Date of Award
Master of Arts
This paper offers a short report on an Optimality Theoretic analysis of the syllabification of single intervocalic consonants in the Arabic dialect of Sakaka city. This study aimed at investigating how intervocalic consonants of different sonority profiles are treated in the dialect of Sakaka City. Thirty monolingual male participants were recruited voluntarily in this study. Participants’ judgments were elicited using a metalinguistic word blending task with pairs of disyllabic nonwords of the structure ꞌCVCVC + ꞌCVCVC, where stress was on the first syllable only throughout the data. All phonemes involved in this structure are in conformity with Arabic phonotactics. In addition, the intervocalic consonants under examination belonged to four sonority levels; glides ([j] and [w]), liquids ([r] and [l]), nasals ([m] and [n]) and obstruents ([s] and [b]). The low vowel [a] was the only vowel used in this structure. Unlike many works of this nature, ambisyllabicity and word minimality effects were blocked in this complete word task. Although the investigation shed light on several important universal rules of syllabification, sonority profile of intervocalic consonants was the overriding preference in this blending task. That is, glides, liquids and nasals were parsed in coda position by the majority of participants whereas obstruents were parsed in onset position. However, the effects of other universal principles of syllabification such as Maximal Onset Principle and stress placement were minimized. The study concluded that the Split Margin Hierarchy adopted showed a strong preference for coda parse with high sonority consonants and onset parse with low sonority ones, thus adding further support to the abstractness of the syllable as a higher prosodic constituent and the discreteness of phonemes in the human speech stream.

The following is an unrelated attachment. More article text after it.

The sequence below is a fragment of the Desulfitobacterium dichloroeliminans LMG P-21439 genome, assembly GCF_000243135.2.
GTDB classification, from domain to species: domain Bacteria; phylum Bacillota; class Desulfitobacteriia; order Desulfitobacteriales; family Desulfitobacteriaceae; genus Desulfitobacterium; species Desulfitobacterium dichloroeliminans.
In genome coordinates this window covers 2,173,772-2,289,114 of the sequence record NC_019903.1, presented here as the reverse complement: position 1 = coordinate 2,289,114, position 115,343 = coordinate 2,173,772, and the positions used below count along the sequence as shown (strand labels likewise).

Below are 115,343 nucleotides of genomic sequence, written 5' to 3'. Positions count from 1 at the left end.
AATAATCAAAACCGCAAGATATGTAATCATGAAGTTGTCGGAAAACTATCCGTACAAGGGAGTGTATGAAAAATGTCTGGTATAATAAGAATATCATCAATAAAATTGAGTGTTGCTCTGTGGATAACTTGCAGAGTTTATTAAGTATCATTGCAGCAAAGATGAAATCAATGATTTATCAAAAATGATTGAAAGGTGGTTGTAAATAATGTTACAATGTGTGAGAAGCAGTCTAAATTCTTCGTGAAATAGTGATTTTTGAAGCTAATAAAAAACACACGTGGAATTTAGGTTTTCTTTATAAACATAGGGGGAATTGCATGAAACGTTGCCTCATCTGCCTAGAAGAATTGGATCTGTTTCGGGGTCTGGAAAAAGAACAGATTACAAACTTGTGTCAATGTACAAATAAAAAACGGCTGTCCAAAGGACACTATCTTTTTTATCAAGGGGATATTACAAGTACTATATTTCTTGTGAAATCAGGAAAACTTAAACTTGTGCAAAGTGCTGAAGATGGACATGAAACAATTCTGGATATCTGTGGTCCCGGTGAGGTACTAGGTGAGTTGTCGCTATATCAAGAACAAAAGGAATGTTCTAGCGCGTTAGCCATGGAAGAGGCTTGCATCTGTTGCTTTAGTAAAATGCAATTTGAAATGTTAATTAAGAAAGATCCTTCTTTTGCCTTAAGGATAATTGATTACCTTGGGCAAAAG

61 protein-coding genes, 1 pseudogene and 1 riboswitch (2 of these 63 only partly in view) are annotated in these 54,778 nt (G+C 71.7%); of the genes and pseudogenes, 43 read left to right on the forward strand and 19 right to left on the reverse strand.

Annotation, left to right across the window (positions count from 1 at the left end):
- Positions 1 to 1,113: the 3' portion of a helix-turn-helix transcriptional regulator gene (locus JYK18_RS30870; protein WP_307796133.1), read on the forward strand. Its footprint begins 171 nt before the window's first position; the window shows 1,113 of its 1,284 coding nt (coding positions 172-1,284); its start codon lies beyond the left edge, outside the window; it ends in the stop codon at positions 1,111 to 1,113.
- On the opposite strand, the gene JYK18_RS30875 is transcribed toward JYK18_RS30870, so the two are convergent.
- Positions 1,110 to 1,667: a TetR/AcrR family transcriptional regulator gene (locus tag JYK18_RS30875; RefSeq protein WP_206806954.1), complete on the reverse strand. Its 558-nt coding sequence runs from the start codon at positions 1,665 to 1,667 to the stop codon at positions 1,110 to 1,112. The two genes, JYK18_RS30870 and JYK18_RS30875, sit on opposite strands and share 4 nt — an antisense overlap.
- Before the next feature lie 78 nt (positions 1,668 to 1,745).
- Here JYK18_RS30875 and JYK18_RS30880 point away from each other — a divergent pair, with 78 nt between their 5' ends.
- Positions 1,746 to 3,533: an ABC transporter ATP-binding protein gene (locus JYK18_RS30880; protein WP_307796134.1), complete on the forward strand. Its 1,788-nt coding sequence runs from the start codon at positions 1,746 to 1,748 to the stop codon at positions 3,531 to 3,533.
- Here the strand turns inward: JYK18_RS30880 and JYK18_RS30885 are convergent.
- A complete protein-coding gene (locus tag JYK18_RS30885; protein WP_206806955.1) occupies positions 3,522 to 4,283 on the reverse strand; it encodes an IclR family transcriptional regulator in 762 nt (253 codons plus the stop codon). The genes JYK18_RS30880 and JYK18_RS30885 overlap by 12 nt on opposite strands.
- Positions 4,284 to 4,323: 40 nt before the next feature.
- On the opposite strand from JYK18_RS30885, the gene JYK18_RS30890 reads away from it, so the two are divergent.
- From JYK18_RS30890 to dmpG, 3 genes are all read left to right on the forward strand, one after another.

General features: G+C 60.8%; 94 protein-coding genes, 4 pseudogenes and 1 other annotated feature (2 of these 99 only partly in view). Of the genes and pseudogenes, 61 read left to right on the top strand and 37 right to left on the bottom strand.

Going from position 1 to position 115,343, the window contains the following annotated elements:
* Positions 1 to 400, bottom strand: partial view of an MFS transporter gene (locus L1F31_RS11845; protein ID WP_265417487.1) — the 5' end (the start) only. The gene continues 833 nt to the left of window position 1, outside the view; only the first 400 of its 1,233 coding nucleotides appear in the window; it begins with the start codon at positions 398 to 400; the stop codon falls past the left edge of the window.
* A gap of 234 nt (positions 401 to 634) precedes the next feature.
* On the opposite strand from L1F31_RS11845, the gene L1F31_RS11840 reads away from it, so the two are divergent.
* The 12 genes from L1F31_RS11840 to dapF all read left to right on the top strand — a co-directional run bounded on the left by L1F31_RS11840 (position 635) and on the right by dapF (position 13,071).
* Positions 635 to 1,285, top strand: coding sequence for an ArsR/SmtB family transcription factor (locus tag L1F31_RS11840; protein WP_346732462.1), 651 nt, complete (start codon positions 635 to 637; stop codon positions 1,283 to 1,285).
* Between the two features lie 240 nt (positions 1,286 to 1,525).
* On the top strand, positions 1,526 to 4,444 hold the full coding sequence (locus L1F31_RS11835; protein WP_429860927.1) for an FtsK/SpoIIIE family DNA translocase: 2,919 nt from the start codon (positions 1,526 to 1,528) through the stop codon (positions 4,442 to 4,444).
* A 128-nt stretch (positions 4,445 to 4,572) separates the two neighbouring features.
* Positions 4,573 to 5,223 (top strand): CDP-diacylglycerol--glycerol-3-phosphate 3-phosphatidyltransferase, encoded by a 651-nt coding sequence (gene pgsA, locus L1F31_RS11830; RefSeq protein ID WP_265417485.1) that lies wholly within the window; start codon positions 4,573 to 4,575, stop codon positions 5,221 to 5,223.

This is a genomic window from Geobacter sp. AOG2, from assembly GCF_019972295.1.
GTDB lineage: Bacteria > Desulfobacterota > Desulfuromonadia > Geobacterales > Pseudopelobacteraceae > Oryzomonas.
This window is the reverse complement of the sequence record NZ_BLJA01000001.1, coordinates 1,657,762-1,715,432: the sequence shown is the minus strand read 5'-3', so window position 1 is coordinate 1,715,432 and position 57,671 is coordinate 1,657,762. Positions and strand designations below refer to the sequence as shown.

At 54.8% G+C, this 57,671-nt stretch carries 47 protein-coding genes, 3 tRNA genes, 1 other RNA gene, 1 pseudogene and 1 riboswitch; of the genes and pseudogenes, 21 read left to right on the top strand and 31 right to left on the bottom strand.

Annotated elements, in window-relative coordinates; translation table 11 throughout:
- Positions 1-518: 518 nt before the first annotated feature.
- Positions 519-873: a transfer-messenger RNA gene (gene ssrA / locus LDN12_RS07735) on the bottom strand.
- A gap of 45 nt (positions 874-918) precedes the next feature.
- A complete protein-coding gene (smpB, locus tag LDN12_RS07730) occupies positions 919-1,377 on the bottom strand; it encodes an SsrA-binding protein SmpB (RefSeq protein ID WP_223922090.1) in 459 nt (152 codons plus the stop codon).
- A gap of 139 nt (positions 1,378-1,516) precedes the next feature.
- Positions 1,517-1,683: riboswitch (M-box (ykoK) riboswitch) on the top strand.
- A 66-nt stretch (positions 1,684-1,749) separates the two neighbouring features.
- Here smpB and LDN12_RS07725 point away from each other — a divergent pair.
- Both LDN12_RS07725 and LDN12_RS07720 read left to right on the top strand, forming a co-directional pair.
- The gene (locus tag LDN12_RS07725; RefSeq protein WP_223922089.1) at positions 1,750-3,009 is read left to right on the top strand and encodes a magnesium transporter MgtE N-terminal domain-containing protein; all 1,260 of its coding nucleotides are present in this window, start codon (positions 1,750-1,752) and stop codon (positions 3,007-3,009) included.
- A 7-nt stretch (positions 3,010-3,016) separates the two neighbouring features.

Keywords: Arabic dialect, Sakaka city, Optimality Theory, intervocalic consonants, nonwords, ambisyllabicity, minimality effects, Split Margin Hierarchy, sonority, Maximal Onset Principle, stress, syllable, speech stream.
This thesis is Open Access and may be downloaded by anyone.